7 Takes on the Family

7 Takes on the Family October 23, 2020

It’s Friday, and everyone is still asleep, so I guess I’ll try to put something here, while I wait for them to wake up and start banging around. I blame the debate, which Matt insisted on watching over my strenuous objections.


I read this while it was going on—Rod Dreher’s brief look at some statistics that came out recently, like this one:

In 2009, for the first time in history, there were more unmarried women in the United States than married ones. And today, young women in the U.S. aren’t just unprecedentedly single; they also appear to be unprecedentedly uninterested in heterosexuality: According to private polling shared with Intelligencer by Democratic data scientist David Shor, roughly 30 percent of American women under 25 identify as LGBT; for women over 60, that figure is less than 5 percent.

Dreher goes on to work through the implications of this, which are dire, of course. Part of the trouble is that young people don’t know what it looks like to be in a functional family. They have no personal emotional connection to such an anachronistic blessing.


I noticed this with vague fascination as I watched (haven’t quite finished) the sitcom Community which, apparently, grew a bit of a following after it ended. It feels dated now, honestly, because a lot of the jokes are no longer culturally acceptable, a mere year or two after it originally aired. I liked, overall, the light touch and all the spoofs of other movies and programs. But I did find it so fascinating that the driving energy of the thing was that a cobbled-together group around a study table at a Community College would have the power—by the volition of its members who just met each other on the first day and spend many episodes being awful—to become a “family.” They say that over and over. Their emotional commitment to each other supersedes all others, including their actual, dysfunctional families, even the one who had a baby in season three or four or whatever.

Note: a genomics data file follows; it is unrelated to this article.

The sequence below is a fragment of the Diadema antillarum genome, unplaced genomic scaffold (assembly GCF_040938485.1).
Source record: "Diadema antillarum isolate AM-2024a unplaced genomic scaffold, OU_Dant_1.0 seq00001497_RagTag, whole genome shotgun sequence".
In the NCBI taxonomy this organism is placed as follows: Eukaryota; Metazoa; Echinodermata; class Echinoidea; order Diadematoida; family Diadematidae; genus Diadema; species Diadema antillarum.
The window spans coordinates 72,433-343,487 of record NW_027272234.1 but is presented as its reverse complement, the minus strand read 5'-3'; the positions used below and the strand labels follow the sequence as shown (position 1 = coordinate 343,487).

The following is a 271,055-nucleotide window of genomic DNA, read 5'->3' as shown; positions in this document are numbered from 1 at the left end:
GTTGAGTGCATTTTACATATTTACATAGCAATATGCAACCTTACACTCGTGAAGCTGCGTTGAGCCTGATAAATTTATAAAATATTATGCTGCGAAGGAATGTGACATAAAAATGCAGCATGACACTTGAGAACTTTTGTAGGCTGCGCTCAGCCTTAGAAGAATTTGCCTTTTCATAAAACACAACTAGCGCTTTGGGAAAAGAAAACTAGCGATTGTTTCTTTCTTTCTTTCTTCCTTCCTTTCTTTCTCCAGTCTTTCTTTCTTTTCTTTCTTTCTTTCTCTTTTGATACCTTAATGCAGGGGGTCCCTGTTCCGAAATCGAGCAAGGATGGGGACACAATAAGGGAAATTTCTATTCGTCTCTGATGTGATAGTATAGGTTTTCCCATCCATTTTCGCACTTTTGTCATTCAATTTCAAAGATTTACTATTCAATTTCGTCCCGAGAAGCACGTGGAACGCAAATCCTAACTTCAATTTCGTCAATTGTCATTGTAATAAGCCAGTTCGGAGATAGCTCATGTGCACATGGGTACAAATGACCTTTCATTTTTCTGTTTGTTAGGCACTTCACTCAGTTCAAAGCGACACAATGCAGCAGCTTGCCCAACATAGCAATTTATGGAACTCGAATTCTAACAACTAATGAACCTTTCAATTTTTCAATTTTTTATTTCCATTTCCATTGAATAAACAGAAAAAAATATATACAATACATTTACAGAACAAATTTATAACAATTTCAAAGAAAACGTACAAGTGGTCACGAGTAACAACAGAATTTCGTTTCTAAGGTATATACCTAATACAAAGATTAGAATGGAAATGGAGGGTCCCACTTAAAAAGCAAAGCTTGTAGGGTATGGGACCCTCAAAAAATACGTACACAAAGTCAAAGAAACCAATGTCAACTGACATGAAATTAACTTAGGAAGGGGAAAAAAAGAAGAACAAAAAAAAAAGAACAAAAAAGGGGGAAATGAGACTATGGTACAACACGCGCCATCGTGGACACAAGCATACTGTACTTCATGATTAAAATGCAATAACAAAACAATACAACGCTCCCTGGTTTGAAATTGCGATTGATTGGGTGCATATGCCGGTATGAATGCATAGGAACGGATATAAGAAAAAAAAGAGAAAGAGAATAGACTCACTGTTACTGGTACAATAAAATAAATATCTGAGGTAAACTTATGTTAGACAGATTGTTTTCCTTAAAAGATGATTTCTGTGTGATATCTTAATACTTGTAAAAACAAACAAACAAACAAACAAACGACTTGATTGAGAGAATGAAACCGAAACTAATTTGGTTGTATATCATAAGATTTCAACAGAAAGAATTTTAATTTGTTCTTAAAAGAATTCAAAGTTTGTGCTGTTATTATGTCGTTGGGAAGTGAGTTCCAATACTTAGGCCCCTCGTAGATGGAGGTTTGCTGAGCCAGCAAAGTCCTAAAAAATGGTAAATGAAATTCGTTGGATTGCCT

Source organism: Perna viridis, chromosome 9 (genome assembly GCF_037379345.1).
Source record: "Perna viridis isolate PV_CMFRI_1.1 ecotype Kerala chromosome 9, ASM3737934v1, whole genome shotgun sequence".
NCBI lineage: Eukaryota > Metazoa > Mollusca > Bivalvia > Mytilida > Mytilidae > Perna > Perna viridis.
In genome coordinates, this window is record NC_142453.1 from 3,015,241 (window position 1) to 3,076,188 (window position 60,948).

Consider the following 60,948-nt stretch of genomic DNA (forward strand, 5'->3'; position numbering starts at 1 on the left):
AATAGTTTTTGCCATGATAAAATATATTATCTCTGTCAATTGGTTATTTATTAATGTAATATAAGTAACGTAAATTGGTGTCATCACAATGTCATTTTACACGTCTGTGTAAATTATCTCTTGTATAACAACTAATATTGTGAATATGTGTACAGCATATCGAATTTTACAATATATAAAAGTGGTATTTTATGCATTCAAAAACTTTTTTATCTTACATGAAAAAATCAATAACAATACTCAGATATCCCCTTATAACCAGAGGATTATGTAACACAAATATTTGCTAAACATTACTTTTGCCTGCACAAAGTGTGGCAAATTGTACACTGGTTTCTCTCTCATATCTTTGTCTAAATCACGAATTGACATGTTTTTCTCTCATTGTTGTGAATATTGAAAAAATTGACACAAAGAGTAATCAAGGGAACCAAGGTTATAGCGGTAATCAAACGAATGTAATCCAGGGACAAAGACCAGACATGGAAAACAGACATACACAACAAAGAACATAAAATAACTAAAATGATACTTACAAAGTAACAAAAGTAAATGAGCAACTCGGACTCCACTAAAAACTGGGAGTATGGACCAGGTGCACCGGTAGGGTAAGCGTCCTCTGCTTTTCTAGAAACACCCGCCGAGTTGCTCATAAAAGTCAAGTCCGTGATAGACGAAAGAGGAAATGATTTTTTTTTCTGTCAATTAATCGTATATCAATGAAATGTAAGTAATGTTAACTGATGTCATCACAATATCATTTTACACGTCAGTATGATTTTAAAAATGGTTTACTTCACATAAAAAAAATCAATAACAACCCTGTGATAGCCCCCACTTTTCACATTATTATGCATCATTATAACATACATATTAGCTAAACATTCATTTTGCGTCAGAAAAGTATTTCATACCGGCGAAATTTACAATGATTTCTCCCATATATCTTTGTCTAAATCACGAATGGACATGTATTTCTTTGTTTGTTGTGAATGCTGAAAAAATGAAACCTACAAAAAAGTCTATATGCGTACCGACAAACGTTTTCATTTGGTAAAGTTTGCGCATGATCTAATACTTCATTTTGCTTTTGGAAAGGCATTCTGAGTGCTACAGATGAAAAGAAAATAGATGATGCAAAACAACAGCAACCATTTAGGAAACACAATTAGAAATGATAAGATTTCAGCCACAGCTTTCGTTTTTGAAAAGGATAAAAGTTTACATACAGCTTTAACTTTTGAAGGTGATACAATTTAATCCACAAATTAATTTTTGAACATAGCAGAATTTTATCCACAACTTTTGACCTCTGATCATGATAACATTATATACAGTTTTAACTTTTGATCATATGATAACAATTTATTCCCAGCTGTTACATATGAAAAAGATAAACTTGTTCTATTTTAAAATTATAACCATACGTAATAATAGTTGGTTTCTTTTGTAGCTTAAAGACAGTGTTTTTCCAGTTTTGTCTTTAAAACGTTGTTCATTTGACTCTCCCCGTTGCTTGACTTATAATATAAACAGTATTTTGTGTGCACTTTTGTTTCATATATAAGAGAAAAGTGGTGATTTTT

I mean, they circle around the concept of family over and over, and each time they circle, they recommit to each other, rather than to their awful families, but then, of course, they have to leave the college, because it’s weird to stay there forever, whereas as a family is something that can overarch and supersede all the various life-situations in which a person might find him or herself. I guess it’s sort of shocking to say it, but that’s literally one of the things that it’s for.


The only thing that has the power to supersede the family—and this almost makes it worse—is the church, as long as that church is bringing people truly to the table of Christ, who has the supernatural power required to bring about the deep bond that everyone so longs for. The family can go a long way, and should, but the horrific isolation that so many people feel right now as the family frays and falls apart can only be remediated by God, who “puts the lonely into families,” the chief one being the body of his own son.


Not to be repetitive, but I do think Pope Francis’ thought that civil unions will be a good and fine thing for those who find themselves attracted to members of the same sex is ironically short-sighted, especially given the amazing statistic of taken number one. Civil unions cannot satisfy the deep need of people to be loved that only comes by obedience to Christ. The church should hang onto this so tightly, because otherwise, honestly, there’s no point. This letter is encouraging on that score.


The little video I did on Thursday is getting some nasty comments, so that’s exciting. What I like best about this moment in time is that you don’t have to be very well-read or very clever to combat any of the ridiculous lies being clutched by the lonely and miserable. I don’t have to go back and read great tomes of theology to be able to tell the truth. I just have to say obvious things, like, God is good, and, you’ll be happier if you obey him. It makes being a Christian so much easier than at other times like the middle ages or anything like that. Count your blessings, that’s what I say.


And now I will drift off to face my life. For those who prayed all week for my mom and dad, I would be so grateful if you would keep on praying. There is no sign of that truck, and the police and U-Haul are both wishing we would stop calling. We are methodically thinking through how we can get the things they need in the near term and the long term (dm me if you want to help) and are frequently stricken with grief at unexpected moments. I know that God is good, I just wish that in his goodness he would bring that lost truck back into the bosom of our family—one that, no matter what happens, I am so so grateful to have at a moment like this. Go check out more takes.

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